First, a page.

Until I read this thread here was my tried and true routine...

1) Longoni Cue wax applied with clean wash cloth

2) Wait 3-5 minutes for it to dry, then take it off with second clean wash cloth

3) Burnish it in really good with this form fitted, half shaft shaped, piece of leather I got somewhere 100 years ago.

4) Apply Cue Silk to a dime sized area on a paper towel and work it into the shaft with just enough force/speed to get a little heat from the friction.

VOILA! Perfection in shaft slickery (to me anyway).

Now, I think I have to give the Renaissance a twirl, though. Sounds like a great product.

Great thread, btw, MortuaryMike. I (and I'm sure I'm not alone) truly appreciate you going to the trouble and posting your findings for us all. Well done, fine sir!
 

Ak Guy

AzB Silver Member
Silver Member
Hog wax?

Clean hands and wiping cue with a micro cloth after a session. Pat Diviney likes Hog Wax, I trust him. This discussion reminds me of a discussion by bench rest shooters on how to clean a match grade rifle barrel.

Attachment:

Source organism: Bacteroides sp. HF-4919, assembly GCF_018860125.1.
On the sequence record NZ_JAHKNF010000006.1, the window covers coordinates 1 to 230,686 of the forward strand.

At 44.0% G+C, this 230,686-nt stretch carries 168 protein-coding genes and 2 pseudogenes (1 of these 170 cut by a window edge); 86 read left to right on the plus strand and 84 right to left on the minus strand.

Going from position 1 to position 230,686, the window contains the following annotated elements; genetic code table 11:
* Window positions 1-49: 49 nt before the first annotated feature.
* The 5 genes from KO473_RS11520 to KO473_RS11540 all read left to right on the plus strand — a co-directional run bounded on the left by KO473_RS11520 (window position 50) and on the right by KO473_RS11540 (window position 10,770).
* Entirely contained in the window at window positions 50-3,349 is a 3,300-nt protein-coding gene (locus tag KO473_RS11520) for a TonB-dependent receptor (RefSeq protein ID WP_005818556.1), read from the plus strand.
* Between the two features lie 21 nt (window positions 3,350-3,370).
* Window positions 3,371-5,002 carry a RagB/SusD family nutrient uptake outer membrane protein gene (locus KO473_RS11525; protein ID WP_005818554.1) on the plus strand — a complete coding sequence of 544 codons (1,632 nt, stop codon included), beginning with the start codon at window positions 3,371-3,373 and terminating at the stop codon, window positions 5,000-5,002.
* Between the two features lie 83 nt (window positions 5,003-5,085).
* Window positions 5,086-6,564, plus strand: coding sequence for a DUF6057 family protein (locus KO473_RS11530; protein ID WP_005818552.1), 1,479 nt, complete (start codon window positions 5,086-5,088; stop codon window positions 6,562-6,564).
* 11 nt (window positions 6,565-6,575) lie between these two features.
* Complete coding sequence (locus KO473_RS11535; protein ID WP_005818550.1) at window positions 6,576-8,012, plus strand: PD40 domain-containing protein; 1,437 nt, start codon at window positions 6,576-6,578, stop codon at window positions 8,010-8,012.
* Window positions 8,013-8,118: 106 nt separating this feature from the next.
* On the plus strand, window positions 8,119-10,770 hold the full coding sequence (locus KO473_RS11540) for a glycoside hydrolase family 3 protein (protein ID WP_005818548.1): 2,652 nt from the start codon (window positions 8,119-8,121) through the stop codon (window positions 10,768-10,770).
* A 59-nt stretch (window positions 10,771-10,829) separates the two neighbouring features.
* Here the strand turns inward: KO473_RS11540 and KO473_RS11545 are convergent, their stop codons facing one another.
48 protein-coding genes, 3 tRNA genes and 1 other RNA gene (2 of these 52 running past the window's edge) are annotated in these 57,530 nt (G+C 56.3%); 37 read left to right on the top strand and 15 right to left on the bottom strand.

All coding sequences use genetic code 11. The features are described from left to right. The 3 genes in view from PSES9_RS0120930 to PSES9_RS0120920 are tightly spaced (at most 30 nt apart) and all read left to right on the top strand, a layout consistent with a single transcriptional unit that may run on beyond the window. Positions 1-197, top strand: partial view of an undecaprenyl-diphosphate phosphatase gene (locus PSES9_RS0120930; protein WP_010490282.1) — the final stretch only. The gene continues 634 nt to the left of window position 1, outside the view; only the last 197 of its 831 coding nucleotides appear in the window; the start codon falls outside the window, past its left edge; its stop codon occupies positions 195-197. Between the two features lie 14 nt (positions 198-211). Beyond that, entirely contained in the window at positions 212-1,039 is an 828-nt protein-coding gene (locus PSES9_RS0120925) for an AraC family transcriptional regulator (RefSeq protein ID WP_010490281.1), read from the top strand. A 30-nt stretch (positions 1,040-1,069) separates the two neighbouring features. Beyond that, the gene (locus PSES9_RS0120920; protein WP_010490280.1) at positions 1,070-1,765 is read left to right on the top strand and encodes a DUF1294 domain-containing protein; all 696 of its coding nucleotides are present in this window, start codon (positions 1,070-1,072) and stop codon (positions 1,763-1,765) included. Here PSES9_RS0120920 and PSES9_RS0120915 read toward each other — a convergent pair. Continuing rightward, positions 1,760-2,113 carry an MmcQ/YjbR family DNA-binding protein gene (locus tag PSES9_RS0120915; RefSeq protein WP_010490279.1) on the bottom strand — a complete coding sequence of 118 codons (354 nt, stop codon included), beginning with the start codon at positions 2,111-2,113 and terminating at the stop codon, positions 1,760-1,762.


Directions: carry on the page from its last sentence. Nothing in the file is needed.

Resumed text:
So there is more then one method that works well. In the end it is what ever is satisfactory to the person doing the shooting.
 
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mortuarymike-nv

mortuarymike-nv
Silver Member
Wax

Mizerak suggested lighter fluid in one of his early books. I tried it one time with a paper towel very lightly dampened with zippo fluid. All it did was raise the grain big time. Ended up having to sand the loose fibers off and smooth/burnish the shaft back to normal.
Ive tried various waxes over the years, but always go back to a raw wood shaft. To me it just feels better, and stays that way longer. If it feels too 'sticky', the old slightly damp brown paper towel to wipe and burnish it is usually all that I need. If it gets too shiny, I knock it back down with a few light passes of 2000 grit or a q-wiz.

Just out of curiosity for the people who do prefer wax, what is it that makes you like it?

My hands sweat allot and makes stroking a cue impossible, I also have a couple of gloves in my case, and I pack a towel.